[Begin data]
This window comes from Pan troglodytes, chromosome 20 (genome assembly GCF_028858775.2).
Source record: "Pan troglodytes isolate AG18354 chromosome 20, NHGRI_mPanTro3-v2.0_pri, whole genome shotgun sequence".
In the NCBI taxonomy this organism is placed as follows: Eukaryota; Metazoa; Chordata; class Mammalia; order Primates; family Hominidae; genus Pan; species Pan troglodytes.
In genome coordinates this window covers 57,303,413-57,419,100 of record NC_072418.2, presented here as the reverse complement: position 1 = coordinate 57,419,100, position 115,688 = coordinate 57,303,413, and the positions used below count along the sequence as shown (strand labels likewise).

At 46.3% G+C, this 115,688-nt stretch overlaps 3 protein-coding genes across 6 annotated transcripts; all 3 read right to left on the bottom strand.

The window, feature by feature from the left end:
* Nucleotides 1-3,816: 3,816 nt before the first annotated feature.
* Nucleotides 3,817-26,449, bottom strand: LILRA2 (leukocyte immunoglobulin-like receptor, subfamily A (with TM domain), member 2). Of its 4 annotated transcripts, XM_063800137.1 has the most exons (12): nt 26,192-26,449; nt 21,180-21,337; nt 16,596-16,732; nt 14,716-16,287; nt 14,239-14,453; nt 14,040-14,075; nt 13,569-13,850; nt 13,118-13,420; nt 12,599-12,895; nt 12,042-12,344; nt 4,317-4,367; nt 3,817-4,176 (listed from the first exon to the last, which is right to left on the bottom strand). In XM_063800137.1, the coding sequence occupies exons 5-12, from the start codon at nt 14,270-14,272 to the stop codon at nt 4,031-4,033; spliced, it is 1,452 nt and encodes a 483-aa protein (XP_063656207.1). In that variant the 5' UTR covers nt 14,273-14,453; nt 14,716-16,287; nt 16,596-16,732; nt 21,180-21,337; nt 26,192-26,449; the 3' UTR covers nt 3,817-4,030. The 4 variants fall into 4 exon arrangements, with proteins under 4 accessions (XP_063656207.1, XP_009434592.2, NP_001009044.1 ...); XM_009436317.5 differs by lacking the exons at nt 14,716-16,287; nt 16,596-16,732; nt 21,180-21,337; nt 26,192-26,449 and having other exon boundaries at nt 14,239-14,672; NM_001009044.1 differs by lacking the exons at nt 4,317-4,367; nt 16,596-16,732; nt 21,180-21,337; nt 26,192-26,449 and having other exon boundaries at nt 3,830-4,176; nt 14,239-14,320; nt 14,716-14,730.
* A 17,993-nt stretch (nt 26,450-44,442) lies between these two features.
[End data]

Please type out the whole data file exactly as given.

This window comes from Pan troglodytes, chromosome 20 (genome assembly GCF_028858775.2).
Source record: "Pan troglodytes isolate AG18354 chromosome 20, NHGRI_mPanTro3-v2.0_pri, whole genome shotgun sequence".
In the NCBI taxonomy this organism is placed as follows: Eukaryota; Metazoa; Chordata; class Mammalia; order Primates; family Hominidae; genus Pan; species Pan troglodytes.
In genome coordinates this window covers 57,303,413-57,419,100 of record NC_072418.2, presented here as the reverse complement: position 1 = coordinate 57,419,100, position 115,688 = coordinate 57,303,413, and the positions used below count along the sequence as shown (strand labels likewise).

At 46.3% G+C, this 115,688-nt stretch overlaps 3 protein-coding genes across 6 annotated transcripts; all 3 read right to left on the bottom strand.

The window, feature by feature from the left end:
* Nucleotides 1-3,816: 3,816 nt before the first annotated feature.
* Nucleotides 3,817-26,449, bottom strand: LILRA2 (leukocyte immunoglobulin-like receptor, subfamily A (with TM domain), member 2). Of its 4 annotated transcripts, XM_063800137.1 has the most exons (12): nt 26,192-26,449; nt 21,180-21,337; nt 16,596-16,732; nt 14,716-16,287; nt 14,239-14,453; nt 14,040-14,075; nt 13,569-13,850; nt 13,118-13,420; nt 12,599-12,895; nt 12,042-12,344; nt 4,317-4,367; nt 3,817-4,176 (listed from the first exon to the last, which is right to left on the bottom strand). In XM_063800137.1, the coding sequence occupies exons 5-12, from the start codon at nt 14,270-14,272 to the stop codon at nt 4,031-4,033; spliced, it is 1,452 nt and encodes a 483-aa protein (XP_063656207.1). In that variant the 5' UTR covers nt 14,273-14,453; nt 14,716-16,287; nt 16,596-16,732; nt 21,180-21,337; nt 26,192-26,449; the 3' UTR covers nt 3,817-4,030. The 4 variants fall into 4 exon arrangements, with proteins under 4 accessions (XP_063656207.1, XP_009434592.2, NP_001009044.1 ...); XM_009436317.5 differs by lacking the exons at nt 14,716-16,287; nt 16,596-16,732; nt 21,180-21,337; nt 26,192-26,449 and having other exon boundaries at nt 14,239-14,672; NM_001009044.1 differs by lacking the exons at nt 4,317-4,367; nt 16,596-16,732; nt 21,180-21,337; nt 26,192-26,449 and having other exon boundaries at nt 3,830-4,176; nt 14,239-14,320; nt 14,716-14,730.
* A 17,993-nt stretch (nt 26,450-44,442) lies between these two features.